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HomeGeopolitical CompassThe AmericasPivoting Away From America

Pivoting Away From America

Author: Michael Young

Affiliation: Malcolm H. Kerr Carnegie Middle East Center

Organization/Publisher: Malcolm H. Kerr Carnegie Middle East Center

Date/Place: October, 2021/ Beirut, Lebanon

Type of Literature: Insight Article (Diwan blog)

Word Count: 1350


Keywords: United States, Gulf Arab States, Iran, Egypt, Lebanon, Syria


Michael Young analyzes what he considers as a newly-emerging regional order in the Middle East. He argues that the absence of the United States as ‘regional regulator’ in the Middle East has provoked Arab states to arrange new power games by accumulating cards in the region. In this regard, Young refers to the Biden administration’s refusal to release the report on Hezbollah’s financial status and how it is related to the shift in the US position toward Lebanon and its tendency to lift economic sanctions on Lebanon as well as the Assad regime in Syria to pave the way for an energy deal with Lebanon. This deal implies sending Egyptian natural gas, passing through Syria and Jordan, to supply Lebanon’s Deir Ammar power station. The deal would maintain Lebanon with required energy to sustain its instable economy. Correspondingly, such a plan provides that Egypt and Jordan have followed a similar approach toward Lebanon, which they worked on persuading Biden’s administration to support. Young claims that the real narrative behind this approach adopted by both Egypt and Jordan is aimed at reconciliation of Syria into the gathering of Arab states. In other words, Young underlines that what has been considered as an American sway toward the Assad regime and Iran, could be understood as an effort from Arab states to reopen with Syria and Lebanon to confront Iranian influence in both countries. Due to the United States’ inclination and long-standing strategy to contain Iranian expansion in the Middle East, Arab states have sought to maintain a counterbalance to Iran in the region. The normalization agreements between Gulf States and Israel are another indicator of this strategy. Arab states have realized that despite years of sanctions, Iran’s influence and expansionism increased. Therefore, they have changed their tactics and policies with Syria and Lebanon. Accordingly, Arab states such as Egypt, Jordan, UAE, and Qatar have believed in the effectiveness of the mobilization of Sunni-majority states and alliances, rather than depending on the US or Israeli arms to maintain their interests in the region. To sum up, the region has witnessed the rise of competing regional and international players beside the US such as Iran, Turkey, Israel, Russia, and France, therefore, the prospects of balancing efforts should be taken into consideration. Young underlines the emergence of “self-generating regional balance of power” to fill the vacuum of the US military withdrawal from the scenes. The US refrain from playing its role as the Middle East regulator has pushed Arab states to play their own regional power games while “preparing for a region that has pivoted away from America”.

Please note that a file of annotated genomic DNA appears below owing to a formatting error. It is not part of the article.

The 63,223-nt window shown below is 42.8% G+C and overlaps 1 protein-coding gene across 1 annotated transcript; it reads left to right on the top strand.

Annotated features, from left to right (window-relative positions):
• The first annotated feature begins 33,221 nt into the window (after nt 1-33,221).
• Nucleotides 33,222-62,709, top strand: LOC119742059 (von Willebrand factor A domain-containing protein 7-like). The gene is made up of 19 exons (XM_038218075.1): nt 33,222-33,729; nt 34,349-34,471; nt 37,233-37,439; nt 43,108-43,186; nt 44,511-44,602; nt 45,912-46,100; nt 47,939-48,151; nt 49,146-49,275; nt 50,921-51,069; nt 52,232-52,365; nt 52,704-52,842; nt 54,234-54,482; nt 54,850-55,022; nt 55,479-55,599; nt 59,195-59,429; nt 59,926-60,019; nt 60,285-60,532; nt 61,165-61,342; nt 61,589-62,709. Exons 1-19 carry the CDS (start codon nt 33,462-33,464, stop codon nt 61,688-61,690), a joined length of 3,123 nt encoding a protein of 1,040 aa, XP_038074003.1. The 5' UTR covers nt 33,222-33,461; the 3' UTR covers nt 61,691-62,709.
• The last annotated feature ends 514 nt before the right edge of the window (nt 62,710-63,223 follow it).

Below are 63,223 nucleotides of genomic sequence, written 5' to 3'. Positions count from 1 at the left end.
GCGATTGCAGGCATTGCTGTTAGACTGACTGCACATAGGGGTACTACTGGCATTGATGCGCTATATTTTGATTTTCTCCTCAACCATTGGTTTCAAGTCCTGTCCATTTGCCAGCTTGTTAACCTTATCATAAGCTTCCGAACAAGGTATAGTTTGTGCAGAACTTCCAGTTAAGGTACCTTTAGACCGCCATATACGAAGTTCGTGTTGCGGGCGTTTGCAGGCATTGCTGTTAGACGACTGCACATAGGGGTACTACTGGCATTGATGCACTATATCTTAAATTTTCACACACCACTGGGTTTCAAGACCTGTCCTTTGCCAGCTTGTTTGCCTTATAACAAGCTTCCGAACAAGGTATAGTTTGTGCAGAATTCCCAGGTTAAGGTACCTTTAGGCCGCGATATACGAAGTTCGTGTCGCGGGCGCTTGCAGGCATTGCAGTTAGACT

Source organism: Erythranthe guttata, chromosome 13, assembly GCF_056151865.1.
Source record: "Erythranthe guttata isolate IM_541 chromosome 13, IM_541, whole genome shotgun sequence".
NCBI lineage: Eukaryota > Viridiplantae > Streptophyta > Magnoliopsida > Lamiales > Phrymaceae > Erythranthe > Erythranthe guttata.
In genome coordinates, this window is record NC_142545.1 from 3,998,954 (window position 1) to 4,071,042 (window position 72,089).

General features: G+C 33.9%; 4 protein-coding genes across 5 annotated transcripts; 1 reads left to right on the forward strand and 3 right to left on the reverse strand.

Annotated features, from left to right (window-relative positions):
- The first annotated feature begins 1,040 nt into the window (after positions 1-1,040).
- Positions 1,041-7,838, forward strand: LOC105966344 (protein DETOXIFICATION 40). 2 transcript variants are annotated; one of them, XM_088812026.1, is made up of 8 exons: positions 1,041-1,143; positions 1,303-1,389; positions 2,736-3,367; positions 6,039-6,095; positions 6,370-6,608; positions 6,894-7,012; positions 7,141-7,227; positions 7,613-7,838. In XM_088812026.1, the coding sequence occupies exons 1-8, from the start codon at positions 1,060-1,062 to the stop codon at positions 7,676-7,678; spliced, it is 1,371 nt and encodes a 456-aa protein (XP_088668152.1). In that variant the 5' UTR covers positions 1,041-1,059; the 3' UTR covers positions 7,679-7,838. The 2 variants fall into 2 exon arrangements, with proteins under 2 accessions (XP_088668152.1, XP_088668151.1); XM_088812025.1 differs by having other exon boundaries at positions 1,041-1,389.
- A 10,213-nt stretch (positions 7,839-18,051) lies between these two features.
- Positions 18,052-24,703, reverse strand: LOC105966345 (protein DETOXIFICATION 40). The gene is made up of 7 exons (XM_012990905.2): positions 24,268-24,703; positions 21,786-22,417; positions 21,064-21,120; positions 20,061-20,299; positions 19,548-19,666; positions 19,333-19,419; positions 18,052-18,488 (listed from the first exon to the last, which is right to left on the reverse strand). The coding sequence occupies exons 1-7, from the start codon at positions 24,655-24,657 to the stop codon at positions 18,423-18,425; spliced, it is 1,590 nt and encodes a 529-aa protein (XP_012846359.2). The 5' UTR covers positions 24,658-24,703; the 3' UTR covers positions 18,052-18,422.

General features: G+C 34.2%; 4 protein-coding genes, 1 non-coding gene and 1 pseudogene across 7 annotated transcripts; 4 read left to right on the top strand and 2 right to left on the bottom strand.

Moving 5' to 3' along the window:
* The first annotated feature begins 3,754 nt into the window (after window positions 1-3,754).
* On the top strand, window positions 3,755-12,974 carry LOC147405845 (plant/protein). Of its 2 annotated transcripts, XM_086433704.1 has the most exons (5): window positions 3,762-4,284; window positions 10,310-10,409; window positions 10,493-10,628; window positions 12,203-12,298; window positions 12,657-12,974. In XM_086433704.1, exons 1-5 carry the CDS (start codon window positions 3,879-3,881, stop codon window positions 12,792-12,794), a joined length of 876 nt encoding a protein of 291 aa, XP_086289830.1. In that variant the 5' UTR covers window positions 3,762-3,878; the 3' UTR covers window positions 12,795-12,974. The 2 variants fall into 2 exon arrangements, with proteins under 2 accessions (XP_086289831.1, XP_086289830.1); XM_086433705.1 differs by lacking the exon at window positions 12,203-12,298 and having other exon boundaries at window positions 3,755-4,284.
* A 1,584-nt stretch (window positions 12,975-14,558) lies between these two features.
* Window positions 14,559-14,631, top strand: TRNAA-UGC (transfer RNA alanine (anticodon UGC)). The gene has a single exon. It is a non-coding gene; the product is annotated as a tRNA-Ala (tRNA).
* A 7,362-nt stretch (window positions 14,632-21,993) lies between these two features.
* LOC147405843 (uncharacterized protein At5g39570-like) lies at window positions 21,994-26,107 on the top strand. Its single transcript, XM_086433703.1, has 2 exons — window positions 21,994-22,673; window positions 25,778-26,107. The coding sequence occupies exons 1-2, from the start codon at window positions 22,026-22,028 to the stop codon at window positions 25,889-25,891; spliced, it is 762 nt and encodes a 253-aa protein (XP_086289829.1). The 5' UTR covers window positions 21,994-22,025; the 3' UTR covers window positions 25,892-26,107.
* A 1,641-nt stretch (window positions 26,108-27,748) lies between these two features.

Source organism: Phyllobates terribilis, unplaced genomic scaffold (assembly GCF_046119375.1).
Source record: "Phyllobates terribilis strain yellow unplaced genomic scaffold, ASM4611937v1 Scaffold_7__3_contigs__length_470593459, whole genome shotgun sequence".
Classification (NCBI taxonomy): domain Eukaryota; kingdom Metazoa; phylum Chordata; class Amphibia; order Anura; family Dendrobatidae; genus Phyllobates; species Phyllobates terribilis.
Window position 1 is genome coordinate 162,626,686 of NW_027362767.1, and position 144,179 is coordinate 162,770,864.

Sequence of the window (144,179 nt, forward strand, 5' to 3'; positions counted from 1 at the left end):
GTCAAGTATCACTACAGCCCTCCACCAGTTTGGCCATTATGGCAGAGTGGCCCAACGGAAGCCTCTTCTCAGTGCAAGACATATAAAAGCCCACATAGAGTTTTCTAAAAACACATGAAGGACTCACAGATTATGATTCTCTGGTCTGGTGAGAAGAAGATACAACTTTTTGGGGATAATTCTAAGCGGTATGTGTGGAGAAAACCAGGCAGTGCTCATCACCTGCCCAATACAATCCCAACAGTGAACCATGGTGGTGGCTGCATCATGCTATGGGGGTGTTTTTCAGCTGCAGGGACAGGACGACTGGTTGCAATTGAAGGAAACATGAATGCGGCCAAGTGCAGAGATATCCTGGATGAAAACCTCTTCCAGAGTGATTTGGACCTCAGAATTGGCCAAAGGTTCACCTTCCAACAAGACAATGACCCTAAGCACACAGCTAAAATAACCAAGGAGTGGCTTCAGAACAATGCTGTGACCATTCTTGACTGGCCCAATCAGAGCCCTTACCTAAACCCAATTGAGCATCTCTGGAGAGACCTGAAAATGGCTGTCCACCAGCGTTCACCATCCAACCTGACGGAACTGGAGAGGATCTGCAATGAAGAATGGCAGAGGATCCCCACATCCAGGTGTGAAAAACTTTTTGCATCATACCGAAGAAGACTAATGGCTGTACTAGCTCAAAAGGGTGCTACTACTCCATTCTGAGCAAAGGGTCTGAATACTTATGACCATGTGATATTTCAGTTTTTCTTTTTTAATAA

By: Yomna Süleyman, CIGA Research Assistant



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